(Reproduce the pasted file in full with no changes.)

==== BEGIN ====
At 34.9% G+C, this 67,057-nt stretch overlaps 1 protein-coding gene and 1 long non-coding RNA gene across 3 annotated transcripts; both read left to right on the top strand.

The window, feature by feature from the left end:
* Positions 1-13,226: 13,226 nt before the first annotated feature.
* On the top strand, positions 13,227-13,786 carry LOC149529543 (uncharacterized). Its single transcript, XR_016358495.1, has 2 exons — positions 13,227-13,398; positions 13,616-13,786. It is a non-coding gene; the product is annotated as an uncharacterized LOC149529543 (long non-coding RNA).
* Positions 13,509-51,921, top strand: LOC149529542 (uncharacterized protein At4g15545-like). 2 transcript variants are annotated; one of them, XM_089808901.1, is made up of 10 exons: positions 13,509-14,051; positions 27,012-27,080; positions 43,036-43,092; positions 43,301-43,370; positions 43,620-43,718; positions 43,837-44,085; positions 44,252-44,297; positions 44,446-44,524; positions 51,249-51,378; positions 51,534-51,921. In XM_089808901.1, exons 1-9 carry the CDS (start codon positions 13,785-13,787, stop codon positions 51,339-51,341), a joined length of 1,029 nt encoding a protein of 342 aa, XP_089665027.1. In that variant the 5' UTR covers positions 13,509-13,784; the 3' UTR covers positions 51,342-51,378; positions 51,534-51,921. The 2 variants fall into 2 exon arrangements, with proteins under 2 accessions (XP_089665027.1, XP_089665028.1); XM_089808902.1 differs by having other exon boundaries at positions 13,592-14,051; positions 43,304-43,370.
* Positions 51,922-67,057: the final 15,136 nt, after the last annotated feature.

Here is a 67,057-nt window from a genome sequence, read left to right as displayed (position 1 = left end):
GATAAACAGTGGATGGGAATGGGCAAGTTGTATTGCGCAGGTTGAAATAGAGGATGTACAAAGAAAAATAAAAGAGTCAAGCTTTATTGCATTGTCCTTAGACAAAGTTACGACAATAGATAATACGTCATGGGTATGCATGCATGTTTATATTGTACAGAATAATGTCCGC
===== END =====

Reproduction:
At 34.9% G+C, this 67,057-nt stretch overlaps 1 protein-coding gene and 1 long non-coding RNA gene across 3 annotated transcripts; both read left to right on the top strand.

The window, feature by feature from the left end:
* Positions 1-13,226: 13,226 nt before the first annotated feature.
* On the top strand, positions 13,227-13,786 carry LOC149529543 (uncharacterized). Its single transcript, XR_016358495.1, has 2 exons — positions 13,227-13,398; positions 13,616-13,786. It is a non-coding gene; the product is annotated as an uncharacterized LOC149529543 (long non-coding RNA).
* Positions 13,509-51,921, top strand: LOC149529542 (uncharacterized protein At4g15545-like). 2 transcript variants are annotated; one of them, XM_089808901.1, is made up of 10 exons: positions 13,509-14,051; positions 27,012-27,080; positions 43,036-43,092; positions 43,301-43,370; positions 43,620-43,718; positions 43,837-44,085; positions 44,252-44,297; positions 44,446-44,524; positions 51,249-51,378; positions 51,534-51,921. In XM_089808901.1, exons 1-9 carry the CDS (start codon positions 13,785-13,787, stop codon positions 51,339-51,341), a joined length of 1,029 nt encoding a protein of 342 aa, XP_089665027.1. In that variant the 5' UTR covers positions 13,509-13,784; the 3' UTR covers positions 51,342-51,378; positions 51,534-51,921. The 2 variants fall into 2 exon arrangements, with proteins under 2 accessions (XP_089665027.1, XP_089665028.1); XM_089808902.1 differs by having other exon boundaries at positions 13,592-14,051; positions 43,304-43,370.
* Positions 51,922-67,057: the final 15,136 nt, after the last annotated feature.

Here is a 67,057-nt window from a genome sequence, read left to right as displayed (position 1 = left end):
GATAAACAGTGGATGGGAATGGGCAAGTTGTATTGCGCAGGTTGAAATAGAGGATGTACAAAGAAAAATAAAAGAGTCAAGCTTTATTGCATTGTCCTTAGACAAAGTTACGACAATAGATAATACGTCATGGGTATGCATGCATGTTTATATTGTACAGAATAATGTCCGC